Serverless computing is a method of developing and deploying cloud services without the need for servers to be managed. Serverless computing, as opposed to IaaS (Infrastructure-as-a-Service), provides a greater level of abstraction, promising improved developer productivity and lower operational expenses. Resource flexibility, zero operations, and pay-as-you-go are all important features of serverless computing.
A new wave of cloud services, led by AWS Lambda, has made it possible for developers to create web services straight from code functions in recent years. Developers don't have to worry about setting up or managing servers. When requests come in, the cloud provider instantly builds an execution environment and scales it based on demand. Function-as-a-Service is the name for this method (FaaS). According to industry reports, FaaS is already popular among cloud users and could become the dominant form of cloud computing in the future.
AWS Lambda is built on Firecracker, a lightweight virtualization technique. Firecracker, also known as microVM, is smaller and faster than typical system VMs, making it ideal for FaaS workloads.
Docker containers are used by IBM Cloud Functions to provide separation.
When deployed in the public cloud, Microsoft Azure Functions is compatible with Docker, but with extra VM protection.
Google Cloud Functions chose a middle ground. Its gVisor engine is built to run Docker on the cloud reliably. gVisor, on the other hand, is 2x slower than ordinary Docker.
FaaS still has performance and scalability difficulties, even with the performance-optimized system VMs and application containers. To begin with, a cold start is slow. It could take seconds to setup and run a microVM or container. This is a critical issue for FaaS, as each function execution may need the creation of a new microVM or container. Because the function could run faster when the execution environment was "warmed up," this flaw resulted in inconsistent and unpredictable performance.
For each function call, the VM or container must put up a runtime software stack, which includes operating system-specific standard libraries. As a result, the footprint is somewhat enormous.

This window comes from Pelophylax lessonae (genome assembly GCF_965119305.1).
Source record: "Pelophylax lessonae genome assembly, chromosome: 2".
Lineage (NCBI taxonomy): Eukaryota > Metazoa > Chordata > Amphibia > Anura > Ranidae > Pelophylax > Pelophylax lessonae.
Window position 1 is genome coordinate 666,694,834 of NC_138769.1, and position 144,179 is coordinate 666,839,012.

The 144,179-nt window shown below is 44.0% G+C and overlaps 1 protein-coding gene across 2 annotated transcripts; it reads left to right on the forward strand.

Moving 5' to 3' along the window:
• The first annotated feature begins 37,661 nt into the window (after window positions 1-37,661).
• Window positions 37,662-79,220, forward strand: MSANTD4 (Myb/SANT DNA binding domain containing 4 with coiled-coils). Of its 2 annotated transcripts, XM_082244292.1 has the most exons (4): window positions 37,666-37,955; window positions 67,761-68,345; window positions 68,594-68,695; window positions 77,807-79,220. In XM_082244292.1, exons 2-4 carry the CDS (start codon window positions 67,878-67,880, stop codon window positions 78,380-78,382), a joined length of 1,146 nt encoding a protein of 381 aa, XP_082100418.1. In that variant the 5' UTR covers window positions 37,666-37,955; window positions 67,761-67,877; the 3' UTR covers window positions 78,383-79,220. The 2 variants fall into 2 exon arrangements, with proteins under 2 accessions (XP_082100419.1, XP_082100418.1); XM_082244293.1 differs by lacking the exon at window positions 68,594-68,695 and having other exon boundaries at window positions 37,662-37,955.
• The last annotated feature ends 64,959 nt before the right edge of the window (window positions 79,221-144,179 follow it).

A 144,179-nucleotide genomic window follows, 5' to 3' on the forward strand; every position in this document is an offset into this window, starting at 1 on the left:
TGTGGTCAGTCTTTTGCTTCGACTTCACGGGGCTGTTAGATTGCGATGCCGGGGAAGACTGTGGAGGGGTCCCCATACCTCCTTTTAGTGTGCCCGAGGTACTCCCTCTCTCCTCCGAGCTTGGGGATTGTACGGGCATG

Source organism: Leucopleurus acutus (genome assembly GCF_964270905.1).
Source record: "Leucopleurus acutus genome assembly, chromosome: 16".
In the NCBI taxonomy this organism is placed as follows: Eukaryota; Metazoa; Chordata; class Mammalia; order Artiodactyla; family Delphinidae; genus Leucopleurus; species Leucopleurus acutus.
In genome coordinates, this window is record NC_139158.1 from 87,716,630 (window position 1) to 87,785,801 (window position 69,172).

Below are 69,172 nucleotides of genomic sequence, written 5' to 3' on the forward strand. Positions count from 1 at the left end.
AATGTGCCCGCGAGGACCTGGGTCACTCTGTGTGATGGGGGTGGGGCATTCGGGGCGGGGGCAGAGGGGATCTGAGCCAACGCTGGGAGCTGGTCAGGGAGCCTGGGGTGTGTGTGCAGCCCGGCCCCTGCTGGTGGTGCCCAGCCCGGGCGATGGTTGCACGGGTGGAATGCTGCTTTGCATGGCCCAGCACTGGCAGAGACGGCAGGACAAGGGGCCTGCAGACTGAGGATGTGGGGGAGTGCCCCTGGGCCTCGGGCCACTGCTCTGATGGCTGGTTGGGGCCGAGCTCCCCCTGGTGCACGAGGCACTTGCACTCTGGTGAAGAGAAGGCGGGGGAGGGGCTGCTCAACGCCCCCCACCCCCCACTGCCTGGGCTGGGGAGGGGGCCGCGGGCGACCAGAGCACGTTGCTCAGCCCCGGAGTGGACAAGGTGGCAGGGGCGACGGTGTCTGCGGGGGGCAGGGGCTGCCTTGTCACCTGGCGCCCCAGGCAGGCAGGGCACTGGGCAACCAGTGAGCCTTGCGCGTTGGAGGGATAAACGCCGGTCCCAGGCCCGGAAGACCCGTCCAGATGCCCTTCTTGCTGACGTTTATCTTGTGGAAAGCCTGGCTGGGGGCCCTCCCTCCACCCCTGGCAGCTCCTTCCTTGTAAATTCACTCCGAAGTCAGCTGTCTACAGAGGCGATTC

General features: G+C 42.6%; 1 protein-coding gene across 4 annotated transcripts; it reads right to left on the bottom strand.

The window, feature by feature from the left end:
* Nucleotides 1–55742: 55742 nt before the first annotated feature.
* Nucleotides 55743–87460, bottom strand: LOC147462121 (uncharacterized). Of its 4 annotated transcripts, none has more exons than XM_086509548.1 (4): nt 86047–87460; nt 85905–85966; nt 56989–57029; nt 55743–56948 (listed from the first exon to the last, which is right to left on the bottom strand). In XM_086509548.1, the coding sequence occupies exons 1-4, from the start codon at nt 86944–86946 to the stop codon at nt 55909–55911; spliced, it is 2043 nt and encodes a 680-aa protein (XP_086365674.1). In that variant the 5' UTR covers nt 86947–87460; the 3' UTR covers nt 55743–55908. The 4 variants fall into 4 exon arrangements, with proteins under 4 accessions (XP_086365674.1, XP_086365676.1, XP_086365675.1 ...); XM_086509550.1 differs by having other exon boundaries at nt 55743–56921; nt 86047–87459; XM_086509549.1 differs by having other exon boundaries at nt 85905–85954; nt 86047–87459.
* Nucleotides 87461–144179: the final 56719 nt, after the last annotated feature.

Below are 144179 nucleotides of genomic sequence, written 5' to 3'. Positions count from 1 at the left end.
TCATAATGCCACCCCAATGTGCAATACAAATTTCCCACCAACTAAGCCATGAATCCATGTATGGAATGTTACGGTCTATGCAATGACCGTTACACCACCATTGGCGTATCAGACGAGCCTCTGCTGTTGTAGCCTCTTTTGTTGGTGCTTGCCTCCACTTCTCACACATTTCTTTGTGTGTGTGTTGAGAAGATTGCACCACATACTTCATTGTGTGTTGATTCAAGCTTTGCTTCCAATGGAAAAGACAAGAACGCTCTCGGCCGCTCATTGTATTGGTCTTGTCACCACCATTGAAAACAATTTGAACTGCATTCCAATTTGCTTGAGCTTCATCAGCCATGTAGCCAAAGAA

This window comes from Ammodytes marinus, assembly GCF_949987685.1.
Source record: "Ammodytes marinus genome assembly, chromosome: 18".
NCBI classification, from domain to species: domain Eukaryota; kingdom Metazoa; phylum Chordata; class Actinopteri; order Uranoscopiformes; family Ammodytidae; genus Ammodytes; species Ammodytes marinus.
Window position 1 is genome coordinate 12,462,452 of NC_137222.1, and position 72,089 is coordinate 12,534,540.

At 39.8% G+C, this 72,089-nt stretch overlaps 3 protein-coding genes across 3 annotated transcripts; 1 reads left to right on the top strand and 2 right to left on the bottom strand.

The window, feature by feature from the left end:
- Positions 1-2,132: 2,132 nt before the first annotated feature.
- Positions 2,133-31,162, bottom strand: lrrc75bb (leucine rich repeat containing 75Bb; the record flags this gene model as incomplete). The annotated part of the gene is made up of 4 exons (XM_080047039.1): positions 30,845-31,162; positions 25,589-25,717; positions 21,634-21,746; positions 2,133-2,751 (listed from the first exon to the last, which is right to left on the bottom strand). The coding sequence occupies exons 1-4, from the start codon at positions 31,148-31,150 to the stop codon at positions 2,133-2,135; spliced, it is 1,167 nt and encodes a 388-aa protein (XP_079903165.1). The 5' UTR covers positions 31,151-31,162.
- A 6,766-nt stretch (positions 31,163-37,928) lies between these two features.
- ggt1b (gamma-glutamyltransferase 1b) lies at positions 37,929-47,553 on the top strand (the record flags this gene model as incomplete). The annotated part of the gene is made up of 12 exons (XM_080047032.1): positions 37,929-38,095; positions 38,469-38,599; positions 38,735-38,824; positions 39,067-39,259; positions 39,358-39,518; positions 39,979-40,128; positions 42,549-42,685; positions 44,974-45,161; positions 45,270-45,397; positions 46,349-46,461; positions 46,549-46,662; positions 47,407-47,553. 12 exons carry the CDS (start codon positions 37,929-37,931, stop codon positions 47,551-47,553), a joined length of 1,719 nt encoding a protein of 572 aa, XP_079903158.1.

Customers are charged for coarse-grained resource usage, such as allocated memory and execution time, in the current generation of VM or container-based FaaS systems. Fine-grained use billing, such as CPU cycles for each function run, is not supported.
WebAssembly is compatible with a variety of programming languages, including C/C++ and Rust. The WASI standard allows WebAssembly runtimes to interface with operating system resources, making it ideal for server-side applications.
Functions written in WebAssembly can be run safely and independently. Without requiring any code changes, those functions can be initiated and cancelled on demand across various underlying systems. WebAssembly can accurately assess finely-grained resource consumptions at runtime because it provides abstractions at the opcode level.
Performance and size are the most significant advantages WebAssembly offers over system VMs, microVMs, and containers. WebAssembly-based FaaS is currently available on the edge networks of smaller cloud providers like Fastly and Cloudflare.
We at Planetr decided to use WebAssembly to enable FaaS in Planetr network because of its obvioud advantages stated above. Planetr supports Rust programming language to write functions and also provides a bootstrap project to make it easy. Other programming languages will supported in the future and is under active development. The following links will help you started with Planetr functions in just few minutes.